President Trump’s anti-globalist comments seem to be unnerving many Jews, who believe he is actually dog whistling antisemitism to his Nazis and White Supremacist followers:
[President Trump] has railed against “globalists” in recent rallies. (This is not new rhetoric; earlier this year the president told the United Nations that he rejects globalism altogether.)
“Globalist” is a term with an anti-Semitic history, and it’s often understood as code for “Jews,” so this language is activating and traumatizing for a lot of Jews. Especially in the wake of a bomb attack at the home of George Soros, a prominent Jewish philanthropist who is often slammed with the “globalist” label. Much of Soros’ recent’ work centers around promoting the idea of an “open society,” an idea borrowed from Karl Popper’s book The Open Society & Its Enemies. As this piece by Kate Maltby argues, open societies are open to ideas, people and markets, while closed societies are not. Maltby also argues — I think quite persuasively — that attacks on Soros and his philosophy are dangerous not only to Soros himself but to freedom of expression across Europe.
The connection between globalists and Jews is, in part, the old anti-Semitic smear that Jews are not truly loyal citizens of any nation. Hitler described Jews as “international elements” that “conduct their business everywhere,” thus harming and undermining good people who are “bound to their soil, to the Fatherland.” Use of globalist as a negative term can be a dog whistle for the far right: those who recognize its roots in Hitler’s philosophy recognize that it’s an encoded way of denigrating Jews.
Some people speak interchangeably of globalism and cosmopolitanism. I absolutely identify as a cosmopolitan — someone who aspires to be a citizen of the wide world, with an awareness that in an interconnected community, we have ethical obligations even to people who live differently than we do. I learned that from the work of Ghanaian-American philosopher Kwame Appiah. I also recommend my ex-husband Ethan Zuckerman’s excellent book Rewire: Digital Cosmopolitans in the Age of Connection. So does that mean I’m a globalist, too?
The Cambridge English Dictionary defines “globalist” as “someone who believes that economic and foreign policy should be planned in an international way, rather than according to what is best for one particular country.” In other words, a globalist is someone who looks at the world through a global lens. By extension, a globalist is someone who rejects the zero-sum thinking that posits a perennial “us” and “them” and presumes that the only way for us to prosper is to ensure that they don’t.
In a broader sense, I would say that a globalist is someone who sees themselves as part of the global human community, rejecting the triumphalist stance of nationalism and who wants to see the global human community flourish together. The president uses the word as an insult. Having explored its definition, it’s a title I claim with pride. I’m a globalist because I aspire to be a citizen of the world, not just a citizen of my nation. I seek to be connected with and informed about people who are different from me, and places that are distant from here. I’m lucky: I’ve had opportunities to visit other countries. I wish everyone could have that experience. Every time I travel, I am enriched by having learned more about different customs, cultures, cuisines, perspectives, and ways of walking in the world. The world is big and beautiful and full of surprises. I can’t imagine only wanting to know about this one place on earth where I happen to live; How limiting and parochial that would be. And I can’t imagine only caring about this one place on earth where I happen to live, either.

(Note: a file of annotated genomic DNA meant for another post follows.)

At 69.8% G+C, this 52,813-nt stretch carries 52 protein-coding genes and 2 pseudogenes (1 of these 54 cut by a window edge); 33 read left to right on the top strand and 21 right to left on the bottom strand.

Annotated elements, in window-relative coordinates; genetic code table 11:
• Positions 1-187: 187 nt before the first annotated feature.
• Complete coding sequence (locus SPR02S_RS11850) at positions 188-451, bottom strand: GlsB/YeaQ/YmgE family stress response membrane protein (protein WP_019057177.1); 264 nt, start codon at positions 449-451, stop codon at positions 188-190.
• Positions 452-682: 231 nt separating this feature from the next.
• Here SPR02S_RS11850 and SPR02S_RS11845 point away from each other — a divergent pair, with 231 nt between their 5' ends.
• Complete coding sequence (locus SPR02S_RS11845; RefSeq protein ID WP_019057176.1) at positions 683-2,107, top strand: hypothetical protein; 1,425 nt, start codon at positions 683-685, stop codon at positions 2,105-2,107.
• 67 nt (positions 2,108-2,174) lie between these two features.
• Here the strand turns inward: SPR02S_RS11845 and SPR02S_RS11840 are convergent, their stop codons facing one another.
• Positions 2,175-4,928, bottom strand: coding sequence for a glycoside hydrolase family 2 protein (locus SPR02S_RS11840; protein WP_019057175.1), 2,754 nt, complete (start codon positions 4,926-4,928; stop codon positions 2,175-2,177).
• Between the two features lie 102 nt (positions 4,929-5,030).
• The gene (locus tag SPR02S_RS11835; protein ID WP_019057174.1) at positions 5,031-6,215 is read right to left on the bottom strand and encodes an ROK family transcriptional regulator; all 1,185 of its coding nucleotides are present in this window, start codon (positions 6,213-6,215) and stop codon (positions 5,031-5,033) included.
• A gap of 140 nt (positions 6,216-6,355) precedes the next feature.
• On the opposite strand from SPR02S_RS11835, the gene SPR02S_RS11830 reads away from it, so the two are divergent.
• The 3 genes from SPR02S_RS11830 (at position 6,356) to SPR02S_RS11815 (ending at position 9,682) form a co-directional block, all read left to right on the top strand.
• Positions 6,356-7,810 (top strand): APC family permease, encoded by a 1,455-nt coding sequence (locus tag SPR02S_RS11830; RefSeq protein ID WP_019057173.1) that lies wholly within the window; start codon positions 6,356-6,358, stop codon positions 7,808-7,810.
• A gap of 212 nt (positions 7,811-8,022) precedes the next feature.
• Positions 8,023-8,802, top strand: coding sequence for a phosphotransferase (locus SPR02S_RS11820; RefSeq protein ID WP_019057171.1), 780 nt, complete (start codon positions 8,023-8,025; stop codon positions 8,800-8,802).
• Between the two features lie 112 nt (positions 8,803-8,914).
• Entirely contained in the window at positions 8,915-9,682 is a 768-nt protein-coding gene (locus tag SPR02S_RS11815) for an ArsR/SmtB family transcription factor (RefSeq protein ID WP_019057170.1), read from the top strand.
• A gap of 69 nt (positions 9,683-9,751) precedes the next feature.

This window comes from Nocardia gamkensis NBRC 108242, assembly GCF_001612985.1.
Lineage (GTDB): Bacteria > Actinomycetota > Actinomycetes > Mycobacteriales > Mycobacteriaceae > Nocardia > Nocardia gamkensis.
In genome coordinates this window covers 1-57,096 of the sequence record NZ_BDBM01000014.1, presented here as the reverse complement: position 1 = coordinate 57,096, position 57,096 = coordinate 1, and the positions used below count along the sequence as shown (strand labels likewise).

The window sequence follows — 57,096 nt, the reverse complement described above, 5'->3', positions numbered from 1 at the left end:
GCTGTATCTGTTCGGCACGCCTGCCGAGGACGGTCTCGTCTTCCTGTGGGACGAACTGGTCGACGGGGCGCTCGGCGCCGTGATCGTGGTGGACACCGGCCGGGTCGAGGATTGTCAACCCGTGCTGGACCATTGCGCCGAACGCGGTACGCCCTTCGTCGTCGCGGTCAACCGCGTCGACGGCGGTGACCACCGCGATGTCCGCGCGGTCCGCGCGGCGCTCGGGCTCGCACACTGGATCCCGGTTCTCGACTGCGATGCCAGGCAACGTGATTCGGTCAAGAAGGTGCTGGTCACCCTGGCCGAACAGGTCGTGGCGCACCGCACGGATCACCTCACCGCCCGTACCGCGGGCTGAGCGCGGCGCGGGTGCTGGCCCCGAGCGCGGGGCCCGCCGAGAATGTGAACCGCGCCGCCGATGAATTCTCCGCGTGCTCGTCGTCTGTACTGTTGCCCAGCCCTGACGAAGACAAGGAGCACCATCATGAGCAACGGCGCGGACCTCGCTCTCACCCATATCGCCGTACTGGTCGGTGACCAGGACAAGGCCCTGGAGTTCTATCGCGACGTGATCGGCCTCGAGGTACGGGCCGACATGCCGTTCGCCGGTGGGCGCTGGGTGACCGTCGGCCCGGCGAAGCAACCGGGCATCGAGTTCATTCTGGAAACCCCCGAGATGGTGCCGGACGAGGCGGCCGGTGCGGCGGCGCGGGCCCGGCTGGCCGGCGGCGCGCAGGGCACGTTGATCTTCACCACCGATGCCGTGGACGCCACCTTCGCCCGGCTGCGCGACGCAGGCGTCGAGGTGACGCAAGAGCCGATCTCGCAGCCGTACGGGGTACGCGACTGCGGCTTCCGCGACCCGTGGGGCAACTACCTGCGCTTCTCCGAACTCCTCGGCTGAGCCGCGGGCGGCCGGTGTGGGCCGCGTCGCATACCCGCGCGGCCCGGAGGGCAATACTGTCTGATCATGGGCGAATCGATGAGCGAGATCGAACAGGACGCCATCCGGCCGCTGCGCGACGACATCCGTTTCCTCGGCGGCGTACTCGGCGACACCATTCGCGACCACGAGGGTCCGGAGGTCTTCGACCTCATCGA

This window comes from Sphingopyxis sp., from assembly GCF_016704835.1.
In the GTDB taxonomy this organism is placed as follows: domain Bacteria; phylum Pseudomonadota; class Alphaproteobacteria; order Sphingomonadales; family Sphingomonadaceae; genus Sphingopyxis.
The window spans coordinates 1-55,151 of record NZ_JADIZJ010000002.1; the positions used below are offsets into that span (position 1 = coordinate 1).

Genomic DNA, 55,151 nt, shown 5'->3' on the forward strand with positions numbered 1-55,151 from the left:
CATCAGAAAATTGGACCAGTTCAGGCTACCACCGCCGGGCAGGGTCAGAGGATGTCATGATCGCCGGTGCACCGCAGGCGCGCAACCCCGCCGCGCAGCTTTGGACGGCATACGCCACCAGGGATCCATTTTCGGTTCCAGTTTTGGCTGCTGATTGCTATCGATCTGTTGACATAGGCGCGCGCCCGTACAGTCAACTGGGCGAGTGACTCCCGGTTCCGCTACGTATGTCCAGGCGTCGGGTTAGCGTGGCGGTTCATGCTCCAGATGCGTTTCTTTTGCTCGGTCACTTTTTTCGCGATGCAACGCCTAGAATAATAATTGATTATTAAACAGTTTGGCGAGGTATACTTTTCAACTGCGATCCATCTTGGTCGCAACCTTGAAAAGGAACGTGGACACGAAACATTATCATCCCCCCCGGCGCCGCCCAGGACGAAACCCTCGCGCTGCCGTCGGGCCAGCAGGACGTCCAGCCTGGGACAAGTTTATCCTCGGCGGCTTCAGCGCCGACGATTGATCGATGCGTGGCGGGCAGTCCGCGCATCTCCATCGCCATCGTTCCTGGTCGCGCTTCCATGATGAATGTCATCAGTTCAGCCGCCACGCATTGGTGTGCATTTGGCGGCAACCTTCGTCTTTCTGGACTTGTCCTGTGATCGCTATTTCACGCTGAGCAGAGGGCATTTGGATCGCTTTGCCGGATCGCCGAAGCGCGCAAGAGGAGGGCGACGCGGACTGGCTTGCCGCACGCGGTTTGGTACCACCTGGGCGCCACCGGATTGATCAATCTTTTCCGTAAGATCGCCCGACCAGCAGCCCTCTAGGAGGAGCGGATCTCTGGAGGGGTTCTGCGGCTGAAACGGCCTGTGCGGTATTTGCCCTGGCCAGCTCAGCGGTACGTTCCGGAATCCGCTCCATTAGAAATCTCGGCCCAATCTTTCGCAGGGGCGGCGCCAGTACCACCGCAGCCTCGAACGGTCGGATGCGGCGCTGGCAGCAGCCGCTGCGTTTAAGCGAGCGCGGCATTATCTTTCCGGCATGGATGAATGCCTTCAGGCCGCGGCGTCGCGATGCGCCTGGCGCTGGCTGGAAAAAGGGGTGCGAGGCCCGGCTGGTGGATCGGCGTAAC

I’m a globalist because regardless of nationality or ethnic origin or religion, every human being is part of a greater whole — a whole which my religious tradition teaches is itself the very image of God. Judaism teaches that all human beings are made in the divine image and likeness: not just the people who look like me or talk like me or pray like me or carry the same passport I do. Torah demands that I see the totality of human creation as a multifaceted reflection of divinity. My nation isn’t “more” in the image of God than any other, and that’s true whether I’m using nation in the spiritual sense (e.g. Am Yisrael, the Jewish people) or in the contemporary geo-political sense.
History repeats itself for the Jews. International communism, as advocated by Leon Trotsky, and with which Jews have historically been intimately associated, has merely been rebranded as “globalism”, so it should come as no surprise that the “goyim” have figured out this semantic shell game.
Just as the Trotskyite term “neo-conservative” is a dog whistle for Jew, “globalism” is from top to bottom a jewish invention and ideology, as this writer openly admits. So why do Jews get so worried that these jewish movements will be associated with Jews?
The answer is simple: despite the lipstick this jewish writer attempts to put on this pig, both communism and globalism are destructive and subversive ideologies that seek to undermine and destroy the fundamental values upon which all Christian nations were founded. And Jews know this, which is why they slander anyone who figures out their game as an “antisemite”.
Jews are worried that when a sufficiently large enough number of the “goyim” figure out the destruction they’ve wrought, they will be coming for the Jews with torches and pitchforks. If this is their fear, then perhaps they should change their nation-wrecking behavior, but that would be asking too much of them apparently.